Understanding student potential

Forward-thinking Ashoka Universal School (AUS), part of Ashoka Education Foundation, is committed to redefining excellence in education.

Using the Cognitive Abilities Test (CAT4), the school has developed a more personalised approach to teaching and learning, ensuring their students make excellent all-round progress.

The school are already seeing an impact. Shallu Sethi, Vice Principal, explains: “Children are often taught to succeed in exams by remembering and reproducing data, but we felt our students had deeper capabilities.

Over 4,000 children attend our school, aged from three to 18 years old, and they come from a diverse range of backgrounds, nationalities and religions. We wanted a way to explore their individual abilities. When I first learnt about CAT4, I knew it could help us better understand the students’ potential.”

Key outcomes:

  1. 1

    CAT4 provides a fair assessment of student ability, regardless of curriculum

  2. 2

    It supports the identification of students’ specific needs and enables personalised teaching and learning

  3. 3

    Bespoke reports help communications with students, parents and stakeholders

  4. 4

    Informs interventions

Teachers soon realised the data would help underperforming children or challenge our most able students by making slight changes to their teaching.

Shallu Sethi, Vice Principal
A teacher helps her student on a PC

Uncovering differences between attainment and ability

CAT4 measures the four main types of reasoning ability that are known to make a difference to learning and achievement: verbal, non-verbal, quantitative and spatial ability. It gives valuable insight into students’ strengths and areas for development, and enables teachers to adapt their teaching methods to suit the needs of the students. It does not refer to any specific curriculum or rely on English as a first language.

Shallu continues: “We follow the ICSE curriculum up to Class X and ISC curriculum in Class XI and XII. These are taught primarily in English although 75% of our students have a different first language. I liked the fact this was not an issue with CAT4 because three of the four sections of the test are not reliant on language skills.

When I decided to take up a trial of CAT4, I took a sample of two year groups, and saw just how significant the benefits could be in the long run.

There were some really surprising results from children who, up until this point, had not performed well in tests. For example, there was one eight year old boy in Grade 3 who didn’t excel in class, yet it turned out his spatial ability was the highest in the class – an important indicator for success in Science, Technology, Engineering and Maths (STEM) subjects. We could also see that it was his low verbal reasoning ability that was impacting his attainment. Using the data has enabled teachers to personalise and differentiate teaching that will help him realise his potential within science and maths.”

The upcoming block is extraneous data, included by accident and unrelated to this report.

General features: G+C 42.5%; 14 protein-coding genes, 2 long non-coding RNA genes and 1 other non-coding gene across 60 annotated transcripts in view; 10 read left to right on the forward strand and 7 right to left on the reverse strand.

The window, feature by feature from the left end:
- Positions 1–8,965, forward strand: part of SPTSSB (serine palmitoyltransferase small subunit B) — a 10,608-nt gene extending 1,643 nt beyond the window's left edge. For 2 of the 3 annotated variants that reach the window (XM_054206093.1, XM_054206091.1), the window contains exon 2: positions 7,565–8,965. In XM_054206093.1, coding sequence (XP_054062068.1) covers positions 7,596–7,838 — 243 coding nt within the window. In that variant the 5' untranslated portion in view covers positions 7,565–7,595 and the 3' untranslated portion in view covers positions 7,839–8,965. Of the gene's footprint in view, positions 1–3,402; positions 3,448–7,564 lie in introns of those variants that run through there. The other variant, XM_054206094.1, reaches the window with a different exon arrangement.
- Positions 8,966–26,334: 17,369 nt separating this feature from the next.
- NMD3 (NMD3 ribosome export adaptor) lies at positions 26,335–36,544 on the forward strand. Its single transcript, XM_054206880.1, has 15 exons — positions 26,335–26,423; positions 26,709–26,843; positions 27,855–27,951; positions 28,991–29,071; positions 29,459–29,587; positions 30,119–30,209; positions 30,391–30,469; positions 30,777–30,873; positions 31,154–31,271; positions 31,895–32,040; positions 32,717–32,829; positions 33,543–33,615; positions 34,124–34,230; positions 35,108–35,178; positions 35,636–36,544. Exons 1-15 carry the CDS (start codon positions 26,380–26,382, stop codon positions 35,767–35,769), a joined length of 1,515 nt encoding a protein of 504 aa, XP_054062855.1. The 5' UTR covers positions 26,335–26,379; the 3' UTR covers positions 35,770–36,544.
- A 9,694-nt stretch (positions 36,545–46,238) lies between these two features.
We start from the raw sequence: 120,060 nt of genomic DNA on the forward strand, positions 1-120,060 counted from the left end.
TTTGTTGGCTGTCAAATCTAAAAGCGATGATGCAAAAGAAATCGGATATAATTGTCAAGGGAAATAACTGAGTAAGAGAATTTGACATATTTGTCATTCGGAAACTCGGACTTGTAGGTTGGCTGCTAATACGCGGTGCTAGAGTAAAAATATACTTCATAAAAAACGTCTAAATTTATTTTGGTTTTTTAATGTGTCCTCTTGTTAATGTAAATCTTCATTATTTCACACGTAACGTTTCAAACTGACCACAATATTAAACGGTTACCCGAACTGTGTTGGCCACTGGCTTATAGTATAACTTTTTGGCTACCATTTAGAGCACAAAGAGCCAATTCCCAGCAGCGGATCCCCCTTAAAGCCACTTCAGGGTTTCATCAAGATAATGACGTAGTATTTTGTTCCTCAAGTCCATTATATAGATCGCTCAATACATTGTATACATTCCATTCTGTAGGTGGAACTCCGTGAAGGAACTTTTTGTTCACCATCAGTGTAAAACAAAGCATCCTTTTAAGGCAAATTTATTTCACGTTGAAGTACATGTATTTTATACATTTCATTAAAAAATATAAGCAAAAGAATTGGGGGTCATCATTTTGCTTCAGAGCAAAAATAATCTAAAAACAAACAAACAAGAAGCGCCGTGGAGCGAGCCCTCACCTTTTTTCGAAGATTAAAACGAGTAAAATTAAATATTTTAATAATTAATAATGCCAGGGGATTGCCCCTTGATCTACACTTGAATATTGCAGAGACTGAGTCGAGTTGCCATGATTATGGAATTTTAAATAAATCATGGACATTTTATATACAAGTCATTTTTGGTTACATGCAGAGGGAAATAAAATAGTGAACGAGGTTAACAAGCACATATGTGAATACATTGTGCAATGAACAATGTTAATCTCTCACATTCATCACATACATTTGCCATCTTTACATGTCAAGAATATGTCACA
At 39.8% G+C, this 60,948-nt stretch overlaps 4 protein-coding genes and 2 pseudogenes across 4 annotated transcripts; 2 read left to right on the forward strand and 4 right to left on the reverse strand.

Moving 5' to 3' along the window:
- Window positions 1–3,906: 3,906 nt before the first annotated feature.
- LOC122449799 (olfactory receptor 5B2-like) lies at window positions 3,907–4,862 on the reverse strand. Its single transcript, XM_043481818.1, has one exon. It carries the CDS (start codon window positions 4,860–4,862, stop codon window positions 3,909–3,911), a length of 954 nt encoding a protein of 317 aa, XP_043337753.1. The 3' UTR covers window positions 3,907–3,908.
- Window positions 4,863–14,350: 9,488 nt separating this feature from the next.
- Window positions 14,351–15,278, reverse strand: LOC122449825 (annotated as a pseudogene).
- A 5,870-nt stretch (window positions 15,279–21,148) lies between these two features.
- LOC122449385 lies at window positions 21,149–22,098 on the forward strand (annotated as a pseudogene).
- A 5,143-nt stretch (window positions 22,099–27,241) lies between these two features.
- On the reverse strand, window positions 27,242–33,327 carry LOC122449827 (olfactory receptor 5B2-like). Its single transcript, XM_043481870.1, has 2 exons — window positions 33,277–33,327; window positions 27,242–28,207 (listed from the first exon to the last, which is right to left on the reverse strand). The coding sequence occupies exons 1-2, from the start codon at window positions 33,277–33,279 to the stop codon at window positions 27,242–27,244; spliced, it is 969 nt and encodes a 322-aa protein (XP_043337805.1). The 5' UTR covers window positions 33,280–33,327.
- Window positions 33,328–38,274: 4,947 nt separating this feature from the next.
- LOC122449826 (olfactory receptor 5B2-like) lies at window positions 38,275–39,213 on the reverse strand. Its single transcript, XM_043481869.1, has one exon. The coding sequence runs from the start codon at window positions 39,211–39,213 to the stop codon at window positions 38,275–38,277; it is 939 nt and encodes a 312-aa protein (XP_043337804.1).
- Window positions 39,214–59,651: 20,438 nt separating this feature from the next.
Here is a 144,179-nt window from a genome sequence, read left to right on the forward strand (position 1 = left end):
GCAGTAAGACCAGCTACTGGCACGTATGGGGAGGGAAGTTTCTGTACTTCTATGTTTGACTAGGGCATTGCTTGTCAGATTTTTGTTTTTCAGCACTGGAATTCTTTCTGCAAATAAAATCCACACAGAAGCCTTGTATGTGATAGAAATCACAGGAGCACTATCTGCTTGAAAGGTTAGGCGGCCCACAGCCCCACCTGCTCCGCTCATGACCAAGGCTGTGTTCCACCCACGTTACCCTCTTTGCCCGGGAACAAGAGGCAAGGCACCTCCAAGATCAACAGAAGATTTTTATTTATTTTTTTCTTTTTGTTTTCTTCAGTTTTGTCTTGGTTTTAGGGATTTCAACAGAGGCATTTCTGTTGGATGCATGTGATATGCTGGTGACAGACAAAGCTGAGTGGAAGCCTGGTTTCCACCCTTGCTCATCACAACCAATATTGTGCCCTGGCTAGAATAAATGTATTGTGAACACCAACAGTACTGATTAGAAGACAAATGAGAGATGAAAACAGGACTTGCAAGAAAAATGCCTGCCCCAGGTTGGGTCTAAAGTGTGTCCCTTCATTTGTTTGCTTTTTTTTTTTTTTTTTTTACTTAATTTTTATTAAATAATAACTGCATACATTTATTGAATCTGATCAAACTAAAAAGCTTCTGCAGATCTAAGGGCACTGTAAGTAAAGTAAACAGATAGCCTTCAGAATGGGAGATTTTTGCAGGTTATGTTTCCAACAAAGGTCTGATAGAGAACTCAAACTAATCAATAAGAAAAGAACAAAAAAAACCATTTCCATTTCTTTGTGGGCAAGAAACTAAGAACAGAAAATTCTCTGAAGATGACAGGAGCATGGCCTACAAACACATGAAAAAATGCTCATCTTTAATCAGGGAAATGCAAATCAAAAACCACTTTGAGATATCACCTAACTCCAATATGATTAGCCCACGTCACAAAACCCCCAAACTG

Training and support

The school decided to assess each Grade with CAT4 before the end of the school year in March. As this is a new type of assessment for Indian schools, Shallu was not able to benefit from peer support.

She explains: “I did a lot of reading and research to understand how CAT4 could help us although administering the assessment itself was straightforward. However, it took us a while to get a detailed understanding of how to read the results or know the best way to implement what we learnt. Eventually, our Principal, Priya Rajwade, and I met a trainer from GL Education in Mumbai and then both of us participated in an online training course, which helped us enormously in knowing what to do next.”

Priya and Shallu have been very careful about how they shared information with staff so that they did not see it as additional work. “Teachers received a PDF report of results and we asked them to focus on the narrative, which includes suggestions for interventions and approaches to teaching. We also appointed a CAT4 co-ordinator for each Grade or year group whose job it is to make sure everyone is comfortable with the data.

Teachers soon realised the data would help underperforming children or challenge our most able students by making slight changes in their teaching. For example, we have a child who achieved astonishingly well across all four batteries. To keep her engaged and motivated, we are using a range of stretch activities to challenge her, including entering academic competitions.”

I have learnt a lot from CAT4 – it’s helping make sure we are on the right track for a world class education.

Shallu Sethi, Vice Principal
Two students read

Informing literacy and maths interventions

By analysing whole school data, AUS has been able to clearly identify two weaker areas affecting their students.

Shallu explains: “The first area was the verbal battery where our scores were comparatively low. We’ve realised that some children are not working at the level their abilities suggest as their low literacy is holding them back. We are now taking steps to increase our literacy interventions and have implemented a six-month intensive programme specifically aimed at helping students with their reading and essay writing. By doing this, we aim to help the children to realise their potential across science, maths and social sciences.